The superstar new employees you didn't hire—and how to spot them next time

Overqualified employees have a reputation for job hopping. Previous research suggests that employees are more likely to get bored and leave a position if they're overqualified, according to Berrin Erdogan, a management professor at Portland State University.

But these high-ability employees can bring outsized returns to an organization—if they're managed correctly, finds a study from the Jones Graduate School of Business at Rice University.

Jing Zhou, a management professor at Rice, teamed up with Bilian Lin and Kenneth Law, both professors at the Chinese University of Hong Kong, to investigate the performance of slightly or moderately overqualified employees, according to Rice Business. The study examined the performance of 327 teachers and 85 supervisors at six schools in China, as well as the performance of 297 technicians at an electronic equipment factory.

Employees who were slightly or moderately overqualified were more likely to expand their tasks in innovative ways, according to the study. While some employees were fine meeting the bare minimum, overqualified workers redesigned their jobs to better fit their strengths. Overqualified teachers, for example, took the initiative to rearrange their classrooms to boost student engagement and productivity, writes Rice Business.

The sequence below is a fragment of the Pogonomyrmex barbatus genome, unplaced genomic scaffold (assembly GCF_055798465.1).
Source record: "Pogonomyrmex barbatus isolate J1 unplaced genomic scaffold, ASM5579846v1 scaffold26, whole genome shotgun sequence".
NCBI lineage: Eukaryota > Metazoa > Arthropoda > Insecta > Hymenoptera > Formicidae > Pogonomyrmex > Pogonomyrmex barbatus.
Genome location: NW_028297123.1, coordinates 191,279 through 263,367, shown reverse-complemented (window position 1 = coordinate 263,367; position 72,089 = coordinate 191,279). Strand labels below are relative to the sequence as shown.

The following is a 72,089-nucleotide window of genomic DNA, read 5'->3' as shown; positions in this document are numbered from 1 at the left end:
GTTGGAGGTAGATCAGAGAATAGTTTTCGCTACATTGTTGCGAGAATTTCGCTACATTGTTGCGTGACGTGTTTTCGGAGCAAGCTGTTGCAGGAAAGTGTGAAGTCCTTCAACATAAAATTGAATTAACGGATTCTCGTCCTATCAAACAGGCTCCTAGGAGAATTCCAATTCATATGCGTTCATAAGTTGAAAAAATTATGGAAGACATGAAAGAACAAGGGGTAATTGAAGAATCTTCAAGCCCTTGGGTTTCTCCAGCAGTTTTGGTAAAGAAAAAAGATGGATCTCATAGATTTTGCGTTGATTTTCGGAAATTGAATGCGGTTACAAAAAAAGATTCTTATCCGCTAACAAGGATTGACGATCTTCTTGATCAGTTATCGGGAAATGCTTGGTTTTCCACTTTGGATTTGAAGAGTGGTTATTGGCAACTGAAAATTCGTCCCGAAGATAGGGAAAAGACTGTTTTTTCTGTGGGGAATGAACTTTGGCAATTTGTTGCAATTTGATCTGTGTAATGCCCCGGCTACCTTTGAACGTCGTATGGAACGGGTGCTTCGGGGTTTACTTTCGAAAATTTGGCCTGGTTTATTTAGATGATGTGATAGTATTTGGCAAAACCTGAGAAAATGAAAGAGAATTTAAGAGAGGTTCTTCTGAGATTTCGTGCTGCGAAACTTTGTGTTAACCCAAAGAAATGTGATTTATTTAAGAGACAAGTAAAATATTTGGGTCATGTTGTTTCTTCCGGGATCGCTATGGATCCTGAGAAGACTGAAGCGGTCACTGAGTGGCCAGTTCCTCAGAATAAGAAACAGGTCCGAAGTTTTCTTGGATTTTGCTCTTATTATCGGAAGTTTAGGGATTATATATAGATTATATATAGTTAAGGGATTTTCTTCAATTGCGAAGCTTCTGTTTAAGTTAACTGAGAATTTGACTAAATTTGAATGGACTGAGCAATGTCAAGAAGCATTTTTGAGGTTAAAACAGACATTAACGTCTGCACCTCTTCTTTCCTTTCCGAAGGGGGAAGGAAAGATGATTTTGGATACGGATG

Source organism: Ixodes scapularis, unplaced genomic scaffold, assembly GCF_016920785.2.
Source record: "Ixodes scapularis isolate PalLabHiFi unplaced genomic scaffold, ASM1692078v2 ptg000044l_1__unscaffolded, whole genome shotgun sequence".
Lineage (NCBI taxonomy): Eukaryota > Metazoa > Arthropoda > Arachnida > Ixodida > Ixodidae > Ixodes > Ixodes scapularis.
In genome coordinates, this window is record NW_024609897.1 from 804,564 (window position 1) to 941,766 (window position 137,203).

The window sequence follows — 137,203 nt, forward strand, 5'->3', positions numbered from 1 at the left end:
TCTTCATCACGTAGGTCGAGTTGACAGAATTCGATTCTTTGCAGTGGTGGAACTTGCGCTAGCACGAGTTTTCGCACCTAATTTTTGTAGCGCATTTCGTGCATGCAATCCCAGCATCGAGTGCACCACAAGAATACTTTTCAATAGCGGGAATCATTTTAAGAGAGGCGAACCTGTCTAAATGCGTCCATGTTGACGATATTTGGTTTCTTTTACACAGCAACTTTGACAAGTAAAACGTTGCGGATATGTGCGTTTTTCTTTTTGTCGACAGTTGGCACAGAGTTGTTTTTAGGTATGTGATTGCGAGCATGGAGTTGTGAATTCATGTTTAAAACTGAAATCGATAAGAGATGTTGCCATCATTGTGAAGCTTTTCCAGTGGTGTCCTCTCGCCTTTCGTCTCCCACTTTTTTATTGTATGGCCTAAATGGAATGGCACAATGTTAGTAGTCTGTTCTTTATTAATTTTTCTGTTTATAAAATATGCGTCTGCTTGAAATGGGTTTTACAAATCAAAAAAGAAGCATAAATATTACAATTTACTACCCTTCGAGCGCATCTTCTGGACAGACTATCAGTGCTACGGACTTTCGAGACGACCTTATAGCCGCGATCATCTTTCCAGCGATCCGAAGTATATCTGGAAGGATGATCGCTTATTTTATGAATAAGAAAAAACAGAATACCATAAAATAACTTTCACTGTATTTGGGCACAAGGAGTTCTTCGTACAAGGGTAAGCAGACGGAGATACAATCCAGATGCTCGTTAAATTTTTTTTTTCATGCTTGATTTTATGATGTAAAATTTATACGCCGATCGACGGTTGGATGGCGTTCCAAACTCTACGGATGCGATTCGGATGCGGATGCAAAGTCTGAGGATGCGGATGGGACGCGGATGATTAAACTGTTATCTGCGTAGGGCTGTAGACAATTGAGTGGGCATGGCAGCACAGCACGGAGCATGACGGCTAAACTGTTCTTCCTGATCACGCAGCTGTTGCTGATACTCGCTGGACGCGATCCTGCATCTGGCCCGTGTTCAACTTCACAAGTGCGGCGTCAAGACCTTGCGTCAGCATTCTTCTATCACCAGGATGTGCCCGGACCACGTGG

Overqualified employees can give organizations an edge—but only if they're managed correctly. To keep overqualified employees engaged at work, leaders need to grant them the flexibility to job craft and to strengthen their connection to the organization, the study suggests.

Also see: How to craft your dream job

Often, narrow job description can limit employees' ability to exercise their full range of skills, according to a workforce engagement survey by Facebook. Leaders who excel at developing high-potential individuals accept that talented employees restlessly seek new opportunities to grow, Ryan Pendell recently wrote for Gallup. But if your star performers aren't aware of the growth and learning opportunities within the firm, they're likely to look elsewhere, he warns.

To strengthen the bond between superstar employees and the organization, leaders should articulate the firm's broader mission. Employees who are inspired by their organization's mission are more likely to be engaged, says David Cunningham, a communication and leadership expert. Cunningham encourages managers to explain the impact of the organization and how each person's skills help achieve that goal.

Not every superstar employee will feel motivated to redesign their job scope. When the gulf between an employee's qualifications and the job tasks is extreme, employees are more likely to feel dissatisfied at work, the study warns (Rice Business, 2/27; Knight, Harvard Business Review, 10/26/2017).

Read more: To retain top talent, managers matters

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